So again, I'd like to thank EVERY ONE of the 1,657 people who took the time to be part of Rachel's success and for validating that you can connect social communities for benefit.

Tuesday, January 10, 2012

Follow My Lead - Guest Post by Carol Quinn

I met Carol Quinn on Twitter two years ago. She is a cross-platform strategic planner and author of the book 

She is the former SVP of Marketing/Creative Director for entertainment advertising agency Air Creative Group  and co-founder of Angel Entertainment, a new media group involved in content creation for television, gaming, and publishing. As an advertising executive and creative director, Carol created television, radio, print and online campaigns for CBS Television, Paramount Television, Warner Bros. Online, Radio Disney, Disney Channel and has worked with numerous new media digital startups. 

She graciously agreed to guest blog about what she's learned about leadership here. 

You’d think that by the title of my book, I know something about leadership.  But if you read it, you’ll quickly see that the story is a process of becoming a leader—not of my dogs or in my professional life or even in my family - but of myself.

To become my own leader, I first had to fully understand who I was, and what I was capable of. This may seem like an easy task, but in my case, I’d spent a good deal of my personal life trying hard to fit in with situations or relationships that didn’t dovetail with my nature. Like assigning an artistic task to a computer scientist or a job that requires fine motor skills to a guy who wields a sledgehammer for a living, I consistently placed myself in conflict. Why? The simple answer is, I like a challenge. The more complex answer has to do with my personal beliefs about perfecting myself, striving to be better, kinder, wiser, and more creative. My theory was that conflict created the right condition for me to grow stronger.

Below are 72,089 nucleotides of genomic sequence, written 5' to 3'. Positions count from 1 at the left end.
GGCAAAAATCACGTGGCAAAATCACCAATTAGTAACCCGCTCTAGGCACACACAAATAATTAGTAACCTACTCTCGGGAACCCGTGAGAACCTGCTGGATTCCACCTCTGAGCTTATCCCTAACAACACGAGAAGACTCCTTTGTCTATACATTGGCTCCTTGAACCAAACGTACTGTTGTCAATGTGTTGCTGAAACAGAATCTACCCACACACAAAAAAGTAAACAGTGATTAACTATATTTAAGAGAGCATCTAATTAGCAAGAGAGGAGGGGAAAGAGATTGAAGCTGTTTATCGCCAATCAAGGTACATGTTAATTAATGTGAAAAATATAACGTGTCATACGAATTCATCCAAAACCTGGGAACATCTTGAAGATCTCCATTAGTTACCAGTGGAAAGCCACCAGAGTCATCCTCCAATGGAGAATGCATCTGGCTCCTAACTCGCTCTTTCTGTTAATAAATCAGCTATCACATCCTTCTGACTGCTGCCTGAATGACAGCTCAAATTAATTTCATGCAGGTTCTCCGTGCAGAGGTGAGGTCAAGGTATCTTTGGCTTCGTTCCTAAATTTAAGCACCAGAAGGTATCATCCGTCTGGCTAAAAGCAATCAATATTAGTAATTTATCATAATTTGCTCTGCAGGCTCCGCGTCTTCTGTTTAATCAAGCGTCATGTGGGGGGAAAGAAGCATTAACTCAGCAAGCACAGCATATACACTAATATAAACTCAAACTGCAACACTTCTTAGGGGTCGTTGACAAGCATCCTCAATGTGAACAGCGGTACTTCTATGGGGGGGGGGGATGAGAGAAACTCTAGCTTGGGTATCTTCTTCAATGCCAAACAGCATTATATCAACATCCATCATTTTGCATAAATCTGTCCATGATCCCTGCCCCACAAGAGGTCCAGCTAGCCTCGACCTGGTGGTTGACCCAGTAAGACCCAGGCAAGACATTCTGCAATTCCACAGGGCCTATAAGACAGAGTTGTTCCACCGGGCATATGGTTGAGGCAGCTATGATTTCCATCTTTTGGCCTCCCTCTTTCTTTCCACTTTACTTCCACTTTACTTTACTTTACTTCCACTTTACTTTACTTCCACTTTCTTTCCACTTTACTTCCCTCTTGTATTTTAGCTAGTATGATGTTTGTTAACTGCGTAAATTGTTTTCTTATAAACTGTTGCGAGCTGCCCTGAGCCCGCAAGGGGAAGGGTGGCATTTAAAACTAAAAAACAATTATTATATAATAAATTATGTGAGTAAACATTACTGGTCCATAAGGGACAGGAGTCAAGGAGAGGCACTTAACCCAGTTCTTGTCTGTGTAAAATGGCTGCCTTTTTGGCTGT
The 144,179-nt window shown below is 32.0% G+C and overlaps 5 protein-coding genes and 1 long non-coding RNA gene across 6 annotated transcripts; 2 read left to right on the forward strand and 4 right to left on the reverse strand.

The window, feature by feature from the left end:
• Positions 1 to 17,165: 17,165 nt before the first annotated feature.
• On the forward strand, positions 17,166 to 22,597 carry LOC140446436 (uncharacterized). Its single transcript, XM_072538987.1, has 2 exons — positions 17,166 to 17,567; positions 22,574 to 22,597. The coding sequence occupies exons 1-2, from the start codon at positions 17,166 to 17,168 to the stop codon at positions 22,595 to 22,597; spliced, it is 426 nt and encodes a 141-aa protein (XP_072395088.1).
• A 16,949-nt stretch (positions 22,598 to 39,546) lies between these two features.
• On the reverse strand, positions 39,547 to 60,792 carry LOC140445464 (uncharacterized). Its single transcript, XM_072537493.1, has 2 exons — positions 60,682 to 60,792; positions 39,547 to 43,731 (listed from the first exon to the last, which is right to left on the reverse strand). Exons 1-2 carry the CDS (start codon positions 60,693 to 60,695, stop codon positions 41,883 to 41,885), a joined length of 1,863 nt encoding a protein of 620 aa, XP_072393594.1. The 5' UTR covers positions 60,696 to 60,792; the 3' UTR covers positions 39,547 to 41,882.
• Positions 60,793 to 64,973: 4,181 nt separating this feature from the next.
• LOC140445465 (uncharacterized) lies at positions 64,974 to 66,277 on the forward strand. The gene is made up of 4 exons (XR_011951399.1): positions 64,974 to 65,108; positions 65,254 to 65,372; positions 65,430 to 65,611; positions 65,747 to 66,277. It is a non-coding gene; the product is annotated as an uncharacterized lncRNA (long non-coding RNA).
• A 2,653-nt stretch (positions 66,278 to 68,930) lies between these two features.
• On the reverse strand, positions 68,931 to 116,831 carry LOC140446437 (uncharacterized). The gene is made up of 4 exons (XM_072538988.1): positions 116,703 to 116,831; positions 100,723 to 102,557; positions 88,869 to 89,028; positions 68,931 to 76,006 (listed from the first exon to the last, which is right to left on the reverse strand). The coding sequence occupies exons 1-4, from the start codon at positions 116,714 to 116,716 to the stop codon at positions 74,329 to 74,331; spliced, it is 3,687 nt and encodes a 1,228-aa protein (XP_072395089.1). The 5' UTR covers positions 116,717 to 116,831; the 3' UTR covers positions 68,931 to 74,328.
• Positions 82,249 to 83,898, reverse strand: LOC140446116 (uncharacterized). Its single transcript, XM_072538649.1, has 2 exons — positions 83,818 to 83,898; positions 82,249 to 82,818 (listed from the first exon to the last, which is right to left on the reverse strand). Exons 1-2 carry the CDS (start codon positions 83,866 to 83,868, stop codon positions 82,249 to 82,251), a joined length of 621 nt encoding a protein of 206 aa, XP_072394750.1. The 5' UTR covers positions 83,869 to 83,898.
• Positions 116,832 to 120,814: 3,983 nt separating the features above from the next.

It turns out, I was very wrong about this theory of mine.  As I trained my two Rhodesian Ridgebacks in dog agility, it was immediately apparent to me that dogs succeed in tasks when they are happy, and rewarded—and when the tasks suit their nature and physical capabilities. As my trainer once said, “You can’t ask a small dog with short legs to take a high jump. He’ll just get frustrated.”

And you can’t ask a hot-headed, emotional person to behave analytically nor can you demand that a shy person become loud and bubbly.  We are who we are.
Understanding my own limitations was liberating; I finally let go of an unhappy love relationship, and discovered a new appreciation of my leadership skills, and an ability to find - and embrace - happiness. It sounds simple, but believe me, it wasn’t.

If you’d like to read the book hardcopy or via Kindle, you can order it on Amazon .